Here’s the story of the circus that came to town — and never left, thanks to the pandemic.
Cirque MonteCarlo embarked on a nine-state tour on Feb. 6 and wound up getting stranded in Texas during the coronavirus lockdown, forcing aerialists, jugglers and clowns to walk an unexpected tightrope.
The circus had launched its 35-stop debut tour in Pasadena, Texas, making its way across the state to Houston, Round Rock and Temple. However, shortly after the European-style circus arrived in Grand Prairie on March 9, dwindling audiences and shelter-in-place orders forced the family-run show to stop.
“We thought [sheltering in place] would last two to three weeks,” home operations manager Cindi Cavallini, 54, tells Yahoo Life. “We were not expecting it to drag this long.”
Forty-two circus staff members including chefs, performers, and welders, many from South American countries that instituted travel bans now reside in a parking lot (a last-minute negotiation with the general owner) with 14 RVs, 12 semi-trailers, seven semi-tractors and a restaurant, among other units. Fortunately, the circus operates like a “traveling town” with two generators, the larger of which costs $150 per day, and has access to essential goods.
However, without the roar of an audience, performers spend their days practicing feats, with the aerialists hanging straps from trees and gymnasts flipping down a fast-track. “They play soccer, bingo, cards and chess,” Cindi tells Yahoo Life.
The group practices social distancing by forming mini “campsites” and Cindy sleeps in her Dallas home only 13 miles away, although she visits the lot periodically. Cirque MonteCarlo owner (and Cindi’s brother-in-law) Julio Cavallini spends time with staff daily, as he travels with the circus. Cindi has asked Yahoo Life to not disclose the location of the parking lot for privacy concerns.
“Everyone is healthy, but we send only two people out for groceries and diesel and they are ‘disinfected’ when they get back,” she tells Yahoo Life.
The circus has written a GoFundMe page, which has so far raised $2,500 for food, electricity and paying the negotiated $500 weekly parking lot fee, a choice that weighed on Cindi because “Everyone is going through the same thing.”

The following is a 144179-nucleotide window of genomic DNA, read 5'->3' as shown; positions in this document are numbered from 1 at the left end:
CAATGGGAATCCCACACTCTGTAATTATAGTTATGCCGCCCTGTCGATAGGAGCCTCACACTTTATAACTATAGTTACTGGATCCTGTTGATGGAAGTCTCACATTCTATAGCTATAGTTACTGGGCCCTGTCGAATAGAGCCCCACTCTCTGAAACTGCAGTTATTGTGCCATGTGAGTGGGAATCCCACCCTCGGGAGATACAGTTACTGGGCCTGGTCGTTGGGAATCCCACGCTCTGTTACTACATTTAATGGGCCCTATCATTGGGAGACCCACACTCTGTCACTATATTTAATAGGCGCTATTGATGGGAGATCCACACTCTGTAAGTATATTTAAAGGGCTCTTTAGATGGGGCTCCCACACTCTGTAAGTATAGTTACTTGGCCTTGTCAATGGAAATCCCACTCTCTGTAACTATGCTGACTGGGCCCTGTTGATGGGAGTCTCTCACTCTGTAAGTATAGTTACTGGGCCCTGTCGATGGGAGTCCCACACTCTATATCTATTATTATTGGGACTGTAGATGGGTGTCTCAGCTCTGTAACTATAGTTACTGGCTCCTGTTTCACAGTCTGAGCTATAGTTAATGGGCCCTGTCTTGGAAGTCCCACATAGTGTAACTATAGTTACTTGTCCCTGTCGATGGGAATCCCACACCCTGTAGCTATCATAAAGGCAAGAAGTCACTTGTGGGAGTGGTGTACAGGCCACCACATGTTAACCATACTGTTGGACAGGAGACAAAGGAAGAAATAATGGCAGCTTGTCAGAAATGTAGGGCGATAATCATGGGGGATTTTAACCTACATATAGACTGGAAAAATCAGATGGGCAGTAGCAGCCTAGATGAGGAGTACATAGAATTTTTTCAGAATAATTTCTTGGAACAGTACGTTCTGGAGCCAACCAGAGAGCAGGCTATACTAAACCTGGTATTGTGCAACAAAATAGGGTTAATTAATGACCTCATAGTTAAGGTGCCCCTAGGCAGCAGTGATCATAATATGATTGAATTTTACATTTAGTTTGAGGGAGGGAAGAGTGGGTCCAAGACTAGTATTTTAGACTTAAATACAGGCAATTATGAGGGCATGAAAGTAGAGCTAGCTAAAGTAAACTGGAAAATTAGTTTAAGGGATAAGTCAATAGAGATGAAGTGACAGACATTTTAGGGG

“We were not prepared for this pandemic to take such a toll on us ... for a group of people whose livelihood depends on social interaction and being busy and moving almost 24 hours a day, social distancing has been a physical and mental shock!” states the petition. “We have been supporting our cast and crew since day one with a safe place to stay, food, shelter and security, but this has put a financial strain on us.”
Unable to pay their independent contractors, the circus needs a fallback plan. “No one is sleeping and we’ve burned through our emergency fund,” says Cindi.
Cindi says the company is unable to qualify for a Paycheck Protection Program loan from the Small Business Administration.
This week, Texas Gov. Greg Abbot announced “Phase I” of the state’s May 1 reopening plan for retail stores, restaurants and movie theaters with 25 percent occupancy. With its eventual reopen, Cirque MonteCarlo will operate at 25 percent capacity, which means allowing only 300 occupants inside a tent (audience members plus staff members) instead of the usal 1,200. The company will also discontinue photo opportunities with performers and double down on food safety measures.
“We really haven’t lost the faith,” hula hoop artist Franchesca Cavallini (and Julio’s niece) told Dallas news station WFAA. “We want to keep performing, we want the applause, we want to make people happy, kids happy. It’s something that we really crave.”
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